Customers urged to boycott Long Beach’s highest performing Ralphs, demonstrators say

A small group of protesters gathered outside Sunday afternoon at the Ralphs in Marina Pacifica in Long Beach calling for a boycott of the Kroger Co. store there and its products in response to the company’s decision to close two of its lower-performing stores.

The national grocery company is closing one of its “long struggling” Ralphs stores, located at 3380 N. Los Coyotes Diagonal, and one Food 4 Less store, located at 2185 E. South St., in April, which will impact nearly 200 employees and may involve layoffs.

The closure announcement came just weeks after the Long Beach City Council passed a “hero pay” ordinance that would require large grocery stores to pay employees an extra $4 per hour for at least 120 days.

Many residents, as well as some city leaders, including Mayor Robert Garcia, have shown displeasure over Kroger’s decision to close the store.

“What we are witnessing right now is shameful,” said Garcia earlier this month. “This ‘hero pay’ is … to support the hardworking men and women that are in all our grocery stores across the city.”

“They can thank them in commercials, but why not in their wallets,” Koko Dodson, one of the protesters, said about Kroger.

An angry Martha Burke, said she was only at the Ralphs to use a gift card given to her. “I would not have shopped here unless I needed to [use the gift card]. I won’t be shopping here again.”

Other customers said that they understand the reason for the closure, and that if their local Ralphs had closed, they’d still have access to groceries in other supermarkets nearby.

“It kind of makes sense,” said shopper Darryl Briley about the closures. “There’s nobody in there.”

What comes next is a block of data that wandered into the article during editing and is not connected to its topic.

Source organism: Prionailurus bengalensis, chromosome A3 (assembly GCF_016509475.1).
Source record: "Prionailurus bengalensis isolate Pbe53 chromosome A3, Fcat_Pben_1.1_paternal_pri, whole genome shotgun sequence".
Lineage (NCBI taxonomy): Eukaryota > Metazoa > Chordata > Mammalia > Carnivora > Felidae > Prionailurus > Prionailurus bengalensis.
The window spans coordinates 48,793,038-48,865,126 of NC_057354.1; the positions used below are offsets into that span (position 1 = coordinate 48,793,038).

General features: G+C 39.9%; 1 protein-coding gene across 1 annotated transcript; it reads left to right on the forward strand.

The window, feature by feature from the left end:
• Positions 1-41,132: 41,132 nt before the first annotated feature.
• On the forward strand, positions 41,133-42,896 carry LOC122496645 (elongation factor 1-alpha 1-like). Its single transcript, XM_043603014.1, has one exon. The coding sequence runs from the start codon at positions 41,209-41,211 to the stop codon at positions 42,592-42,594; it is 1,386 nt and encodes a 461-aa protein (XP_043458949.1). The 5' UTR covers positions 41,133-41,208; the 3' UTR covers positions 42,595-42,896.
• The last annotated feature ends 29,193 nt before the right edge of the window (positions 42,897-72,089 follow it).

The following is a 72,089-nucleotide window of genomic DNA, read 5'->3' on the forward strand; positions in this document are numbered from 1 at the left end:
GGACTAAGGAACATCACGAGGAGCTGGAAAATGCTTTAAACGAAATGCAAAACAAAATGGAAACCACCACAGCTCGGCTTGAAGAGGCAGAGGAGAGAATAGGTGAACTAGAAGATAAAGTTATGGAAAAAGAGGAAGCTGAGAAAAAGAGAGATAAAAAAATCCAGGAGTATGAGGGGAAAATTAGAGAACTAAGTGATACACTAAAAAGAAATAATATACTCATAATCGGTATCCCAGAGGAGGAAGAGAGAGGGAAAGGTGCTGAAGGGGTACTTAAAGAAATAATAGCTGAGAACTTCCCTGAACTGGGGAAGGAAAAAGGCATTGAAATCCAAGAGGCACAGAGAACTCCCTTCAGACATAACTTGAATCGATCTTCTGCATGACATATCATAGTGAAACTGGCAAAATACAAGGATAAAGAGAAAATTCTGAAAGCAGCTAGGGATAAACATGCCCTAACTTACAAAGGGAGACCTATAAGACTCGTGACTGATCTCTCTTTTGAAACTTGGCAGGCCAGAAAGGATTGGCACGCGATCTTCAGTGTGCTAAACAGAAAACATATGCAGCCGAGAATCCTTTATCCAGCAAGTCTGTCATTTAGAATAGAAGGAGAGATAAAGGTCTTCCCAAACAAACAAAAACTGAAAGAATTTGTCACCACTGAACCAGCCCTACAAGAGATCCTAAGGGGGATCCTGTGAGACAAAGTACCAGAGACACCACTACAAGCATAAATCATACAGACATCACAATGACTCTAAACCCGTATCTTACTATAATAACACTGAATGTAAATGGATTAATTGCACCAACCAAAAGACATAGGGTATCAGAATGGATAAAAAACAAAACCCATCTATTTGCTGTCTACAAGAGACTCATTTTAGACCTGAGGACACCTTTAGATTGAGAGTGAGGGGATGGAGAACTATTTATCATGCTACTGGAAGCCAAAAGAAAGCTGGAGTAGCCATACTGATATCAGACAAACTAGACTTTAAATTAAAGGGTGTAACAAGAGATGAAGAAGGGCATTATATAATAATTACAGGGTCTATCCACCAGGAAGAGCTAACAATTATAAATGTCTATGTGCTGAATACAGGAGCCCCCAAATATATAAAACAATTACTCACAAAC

He said he thinks this is all just bad timing.

Protesters also joined another demonstration at the Food 4 Less on South Street later Sunday afternoon to protest against the closure of the store.

Juan Mereles, a protester outside the Food 4 Less, said in a phone call that this closure will cause a “food desert” in the North Long Beach area, affecting an “already marginalized community.”

“The surrounding community already has a hard time having access to healthy and affordable food, and this closure will make it even harder for them,” he said.

Support our journalism.

Hyperlocal news is an essential force in our democracy, but it costs money to keep an organization like this one alive, and we can’t rely on advertiser support alone. That’s why we’re asking readers like you to support our independent, fact-based journalism. We know you like it—that’s why you’re here. Help us keep hyperlocal news alive in Long Beach.

Crystal Niebla is the West Long Beach reporter through the Report for America program. Philanthropic organizations pledged to cover the local donor portion of her grant-funded position with the Post. If you want to support Crystal's work, you can donate to her Report For America position at lbpost.com/support.
- ADVERTISEMENT -

More